I’ve been working for the past few days on improving the performance of page transitions for ionic. I haven’t reached the results that I want yet, but here’s everything I was able to understand, hopefully we can combine everything we have in order to improve page transitions.
After you record a page transition, if you see bars that go on top of the 60fps and reach maybe 30fps this means that we have a slow transition. (Why? more on that in the conclusion)
In order to eliminate external factors, I stopped working on my app and downloaded an official ionic starter app: side menu.
I was still seeing bars/spikes going on top of the 60fps limit. Which suggestions that the issue does not depend on the following:
- heavy markup
- filters (they are a bottleneck in general but not in this scenario because we haven’t used them yet)
- route controller (the routes that I was testing didn’t even have a controller)
- custom user code (although this could make it worse)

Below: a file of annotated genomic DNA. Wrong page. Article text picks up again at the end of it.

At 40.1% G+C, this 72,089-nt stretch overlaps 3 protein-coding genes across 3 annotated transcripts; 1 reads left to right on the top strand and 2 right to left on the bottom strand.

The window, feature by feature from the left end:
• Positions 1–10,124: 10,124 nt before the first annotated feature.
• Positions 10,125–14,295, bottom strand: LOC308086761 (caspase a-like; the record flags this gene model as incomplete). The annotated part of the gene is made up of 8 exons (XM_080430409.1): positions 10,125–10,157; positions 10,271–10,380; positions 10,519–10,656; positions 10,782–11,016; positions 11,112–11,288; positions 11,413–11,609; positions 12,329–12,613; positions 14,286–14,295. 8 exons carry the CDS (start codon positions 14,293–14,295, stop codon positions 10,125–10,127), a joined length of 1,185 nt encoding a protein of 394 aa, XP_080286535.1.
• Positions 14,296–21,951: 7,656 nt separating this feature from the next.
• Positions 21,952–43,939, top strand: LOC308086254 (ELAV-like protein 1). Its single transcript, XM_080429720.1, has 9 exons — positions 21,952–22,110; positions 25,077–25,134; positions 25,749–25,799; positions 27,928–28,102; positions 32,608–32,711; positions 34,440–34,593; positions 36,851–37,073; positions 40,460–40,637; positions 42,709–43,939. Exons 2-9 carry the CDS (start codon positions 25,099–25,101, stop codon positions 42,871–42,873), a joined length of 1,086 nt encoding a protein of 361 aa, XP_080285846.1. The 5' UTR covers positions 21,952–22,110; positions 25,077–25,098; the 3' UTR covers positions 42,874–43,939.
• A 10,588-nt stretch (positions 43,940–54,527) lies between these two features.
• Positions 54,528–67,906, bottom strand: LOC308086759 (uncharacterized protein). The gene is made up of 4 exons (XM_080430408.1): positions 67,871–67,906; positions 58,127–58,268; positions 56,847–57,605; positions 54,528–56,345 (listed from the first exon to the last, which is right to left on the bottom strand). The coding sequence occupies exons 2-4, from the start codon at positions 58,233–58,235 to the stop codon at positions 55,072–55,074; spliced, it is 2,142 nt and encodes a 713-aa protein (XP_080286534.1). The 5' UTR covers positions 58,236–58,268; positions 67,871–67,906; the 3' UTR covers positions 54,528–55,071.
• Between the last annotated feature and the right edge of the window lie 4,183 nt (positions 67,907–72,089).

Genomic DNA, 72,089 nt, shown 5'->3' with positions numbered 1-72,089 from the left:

- I also disabled page transitions (globally and via the nav-transition=“none”) and I was still getting almost the same results!
Here’s where I realized that the bottleneck is not the actual CSS transition, but everything happening before (more on that in the conclusion)
- All my tests were done on a previously cached route:
- enable route caching
- visit page
- go back
- start profiling
- click on link that opens next route (which is already cached)
- stop profiling
If you are seeing good results, I usually try simulating poor mobile performance on my desktop by making the app’s viewport much larger than a mobile display. And if you want to test the actual performance, you can
ionic run androidyour app and connect using Chrome’s webview debug (available on android >= 4.4.4).
These are the steps that you need to follow if you want to see the FPS counter and Flame chart:
Chrome developer tools > Timeline > Select: Causes, JS Profiler, Memory, Paint > Record > open cached view > Stop
- Flame Chart:
Timeline is also showing the following for Layout painting: Forced synchronous layout is a possible performance bottleneck.
You can argue that ~68ms is fine when opening a cached view. But note that as soon as you add any HTML to the route that you’re opening, this number will get much bigger.
Here’s the conclusion that I came up with, feel free to correct me or to improve upon it:
Let me know what you think